ATHENAs are always prepared to accept a challenge, from building schools to negotiating peace abroad, these women leaders have an enviable list of accomplishments. Although they are the embodiment of success, during a recent Chamber event they also highlighted the value of failure in reaching the top.
On June 14, the 2015 ATHENA Award recipients – Leah Fregulia, head of school and CEO for Arizona School for the Arts; Melissa Sanderson, VP of international affairs for Freeport McMoRan Inc. and Ashley Kasarjian, counsel for Snell & Wilmer – shared the experiences and choices that shaped them into the business and community leaders they are today.
Among the discussion of their successes and triumphs, the panel moderator asked the trio to describe an instance where they weren’t so successful. Fregulia shared a moment that occurred shortly after the opening of the Arizona School for the Arts building in Phoenix when hear ears revealed that she hadn’t considered something in the building’s construction.
“You could hear tubas, flutes, everything in all the rooms and hallways,” Fregulia said. “Vents carry sound. We didn’t think of that when we started building.”
The school has robust music instruction, but also has classrooms featuring traditional classes and studies. Fregulia’s inexperience in construction led to this early issue, but her determination in getting it right also resulted in a quick resolution.
Sanderson and Kasarjian shared their own stories, emphasizing that reaching a high level of success is due in large part due to finding opportunities and new insights in adversity.
Sanderson relayed an experience about her time as a U.S. diplomat attempting to negotiate peace between warring political factions in the Democratic Republic of the Congo. The building she was in came under attack and, instinctively, she took charge and made quick decisions under duress to ensure safety for herself and others.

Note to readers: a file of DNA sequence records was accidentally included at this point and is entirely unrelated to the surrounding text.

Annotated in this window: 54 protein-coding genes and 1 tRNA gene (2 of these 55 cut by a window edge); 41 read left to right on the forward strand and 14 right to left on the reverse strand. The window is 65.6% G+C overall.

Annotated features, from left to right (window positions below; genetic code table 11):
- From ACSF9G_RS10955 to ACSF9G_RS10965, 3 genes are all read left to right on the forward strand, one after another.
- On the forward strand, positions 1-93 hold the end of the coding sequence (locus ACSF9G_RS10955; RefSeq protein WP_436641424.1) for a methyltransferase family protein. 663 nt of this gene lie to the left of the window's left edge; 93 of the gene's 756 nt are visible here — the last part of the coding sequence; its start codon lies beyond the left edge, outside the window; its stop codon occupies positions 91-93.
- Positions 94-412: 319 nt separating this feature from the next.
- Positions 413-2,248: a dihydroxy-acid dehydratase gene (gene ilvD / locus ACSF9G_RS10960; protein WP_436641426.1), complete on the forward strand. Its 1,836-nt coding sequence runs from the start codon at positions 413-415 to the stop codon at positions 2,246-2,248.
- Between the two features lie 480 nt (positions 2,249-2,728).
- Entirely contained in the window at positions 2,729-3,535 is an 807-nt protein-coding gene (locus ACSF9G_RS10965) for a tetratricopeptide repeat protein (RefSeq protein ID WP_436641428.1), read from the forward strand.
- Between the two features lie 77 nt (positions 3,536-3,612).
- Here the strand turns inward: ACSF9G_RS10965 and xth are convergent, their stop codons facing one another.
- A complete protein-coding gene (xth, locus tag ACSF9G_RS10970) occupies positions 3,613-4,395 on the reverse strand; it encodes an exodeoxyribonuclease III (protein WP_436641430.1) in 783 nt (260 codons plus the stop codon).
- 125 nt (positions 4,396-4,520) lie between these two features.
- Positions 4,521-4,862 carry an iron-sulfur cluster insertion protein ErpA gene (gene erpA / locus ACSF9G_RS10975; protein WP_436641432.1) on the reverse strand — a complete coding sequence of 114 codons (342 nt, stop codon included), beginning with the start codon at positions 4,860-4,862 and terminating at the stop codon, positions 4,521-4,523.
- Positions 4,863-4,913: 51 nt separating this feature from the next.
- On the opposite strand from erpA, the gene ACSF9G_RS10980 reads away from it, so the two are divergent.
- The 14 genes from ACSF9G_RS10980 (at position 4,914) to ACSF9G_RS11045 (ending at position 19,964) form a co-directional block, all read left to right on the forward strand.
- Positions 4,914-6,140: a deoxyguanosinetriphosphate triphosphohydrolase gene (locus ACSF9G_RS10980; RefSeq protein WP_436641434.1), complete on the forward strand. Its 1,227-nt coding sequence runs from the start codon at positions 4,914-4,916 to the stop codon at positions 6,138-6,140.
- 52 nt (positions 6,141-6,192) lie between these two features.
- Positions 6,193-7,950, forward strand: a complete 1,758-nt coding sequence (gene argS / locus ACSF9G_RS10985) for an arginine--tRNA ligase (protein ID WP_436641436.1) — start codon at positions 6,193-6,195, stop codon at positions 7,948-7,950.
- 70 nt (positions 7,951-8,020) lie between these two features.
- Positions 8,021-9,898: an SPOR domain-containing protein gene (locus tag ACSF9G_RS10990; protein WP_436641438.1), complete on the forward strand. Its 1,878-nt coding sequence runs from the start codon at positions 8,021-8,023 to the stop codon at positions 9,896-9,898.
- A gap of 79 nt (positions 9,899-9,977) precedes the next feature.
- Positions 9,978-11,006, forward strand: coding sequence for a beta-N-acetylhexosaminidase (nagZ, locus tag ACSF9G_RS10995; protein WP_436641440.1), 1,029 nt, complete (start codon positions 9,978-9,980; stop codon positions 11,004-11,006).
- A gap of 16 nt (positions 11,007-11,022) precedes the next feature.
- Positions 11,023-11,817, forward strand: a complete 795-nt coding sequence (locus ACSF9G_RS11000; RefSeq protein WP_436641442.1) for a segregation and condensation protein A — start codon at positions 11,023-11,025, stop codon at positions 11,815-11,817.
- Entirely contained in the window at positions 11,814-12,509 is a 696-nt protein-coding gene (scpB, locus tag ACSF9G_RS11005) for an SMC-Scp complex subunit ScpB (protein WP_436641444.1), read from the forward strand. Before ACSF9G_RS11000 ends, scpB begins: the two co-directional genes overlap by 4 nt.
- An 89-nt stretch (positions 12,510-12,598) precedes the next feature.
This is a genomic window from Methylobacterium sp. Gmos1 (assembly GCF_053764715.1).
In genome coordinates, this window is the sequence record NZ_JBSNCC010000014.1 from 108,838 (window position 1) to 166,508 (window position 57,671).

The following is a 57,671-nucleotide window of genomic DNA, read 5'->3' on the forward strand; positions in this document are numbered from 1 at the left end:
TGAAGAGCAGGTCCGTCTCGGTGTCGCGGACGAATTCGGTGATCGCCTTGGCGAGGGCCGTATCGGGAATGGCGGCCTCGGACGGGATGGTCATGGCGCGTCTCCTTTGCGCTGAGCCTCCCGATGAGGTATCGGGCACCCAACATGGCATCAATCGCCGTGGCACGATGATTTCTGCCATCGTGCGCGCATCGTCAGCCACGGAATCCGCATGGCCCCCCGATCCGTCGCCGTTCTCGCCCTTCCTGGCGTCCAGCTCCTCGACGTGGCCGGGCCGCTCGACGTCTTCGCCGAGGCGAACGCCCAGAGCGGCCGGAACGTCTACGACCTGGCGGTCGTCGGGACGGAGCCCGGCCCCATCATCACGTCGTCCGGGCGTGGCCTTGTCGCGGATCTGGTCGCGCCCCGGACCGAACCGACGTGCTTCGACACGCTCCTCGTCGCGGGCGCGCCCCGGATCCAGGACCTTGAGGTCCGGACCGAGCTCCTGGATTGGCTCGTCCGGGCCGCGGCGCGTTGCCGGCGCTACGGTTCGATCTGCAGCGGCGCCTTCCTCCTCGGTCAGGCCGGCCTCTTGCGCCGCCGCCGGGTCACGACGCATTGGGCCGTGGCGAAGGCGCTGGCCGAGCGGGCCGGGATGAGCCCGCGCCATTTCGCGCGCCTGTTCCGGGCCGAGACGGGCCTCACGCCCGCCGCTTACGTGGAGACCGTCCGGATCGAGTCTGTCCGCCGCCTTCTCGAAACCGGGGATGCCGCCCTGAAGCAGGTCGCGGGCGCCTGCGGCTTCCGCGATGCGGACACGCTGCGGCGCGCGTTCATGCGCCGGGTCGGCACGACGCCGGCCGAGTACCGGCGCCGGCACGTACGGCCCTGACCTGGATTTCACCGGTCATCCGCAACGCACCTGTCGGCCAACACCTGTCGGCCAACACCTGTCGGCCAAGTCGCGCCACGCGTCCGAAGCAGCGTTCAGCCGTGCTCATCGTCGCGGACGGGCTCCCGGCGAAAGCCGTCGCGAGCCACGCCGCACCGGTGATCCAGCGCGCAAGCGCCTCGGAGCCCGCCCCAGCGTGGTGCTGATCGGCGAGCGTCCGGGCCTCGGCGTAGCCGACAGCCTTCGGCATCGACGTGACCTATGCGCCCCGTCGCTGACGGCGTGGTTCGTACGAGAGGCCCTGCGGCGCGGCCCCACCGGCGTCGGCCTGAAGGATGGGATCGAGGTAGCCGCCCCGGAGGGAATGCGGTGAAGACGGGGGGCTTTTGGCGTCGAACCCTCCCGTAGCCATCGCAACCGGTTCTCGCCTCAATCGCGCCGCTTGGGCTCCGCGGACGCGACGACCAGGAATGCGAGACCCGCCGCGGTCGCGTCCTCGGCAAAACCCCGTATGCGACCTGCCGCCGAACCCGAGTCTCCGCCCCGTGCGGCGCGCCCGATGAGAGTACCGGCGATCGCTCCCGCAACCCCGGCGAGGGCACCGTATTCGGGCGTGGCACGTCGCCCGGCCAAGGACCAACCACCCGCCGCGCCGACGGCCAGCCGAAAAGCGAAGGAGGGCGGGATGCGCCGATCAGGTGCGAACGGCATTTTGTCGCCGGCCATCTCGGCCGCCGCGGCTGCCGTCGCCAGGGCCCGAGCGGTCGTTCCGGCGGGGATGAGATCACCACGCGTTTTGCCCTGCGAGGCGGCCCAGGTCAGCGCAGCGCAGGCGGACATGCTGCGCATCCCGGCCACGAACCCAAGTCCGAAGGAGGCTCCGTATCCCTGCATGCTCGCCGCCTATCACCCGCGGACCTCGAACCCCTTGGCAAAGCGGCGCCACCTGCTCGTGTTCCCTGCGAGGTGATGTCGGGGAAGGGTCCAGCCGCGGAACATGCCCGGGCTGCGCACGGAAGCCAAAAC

“You just never give up. You always get up,” Sanderson said.
These are just a couple examples of what happens when failure and adversity are placed in the path of an ATHENA. ATHENAs push past failure and seize opportunities to do better; ensuring that failure becomes opportunity and opportunity becomes success.
Now, as nominations are open for the 2016 ATHENA Awards, our 2015 recipients share tips and advice for aspiring ATHENAs everywhere.
“Being an ATHENA is a challenge to continue to do more, find where you can have the most impact and continue to make a difference,” Kasarjian said.
Sanderson echoed Kasarjian in viewing the ATHENA award as both an honor and responsibility to continue their high levels of community involvement while remaining humble.
From the stage, this year’s ATHENAs reminded the audience to be on the lookout for successful women around them and to take the (short amount of) time to actually nominate them for the honor.
“Be engaged and be alert for other women to bring forward and raise up,” Sanderson said.
Almost a year after beginning the process to become ATHENAs, the 2015 recipients agreed that the connections and opportunities gained throughout the process are worth the time commitment.
“It’s a fantastic process. I encourage people to do it,” Kasarjian said. “You have the opportunity to think about what you’ve done and thank the people who’ve supported you. If I could do it again, I would.”
Written by Alexie Chavez, marketing coordinator, Greater Phoenix Chamber of Commerce.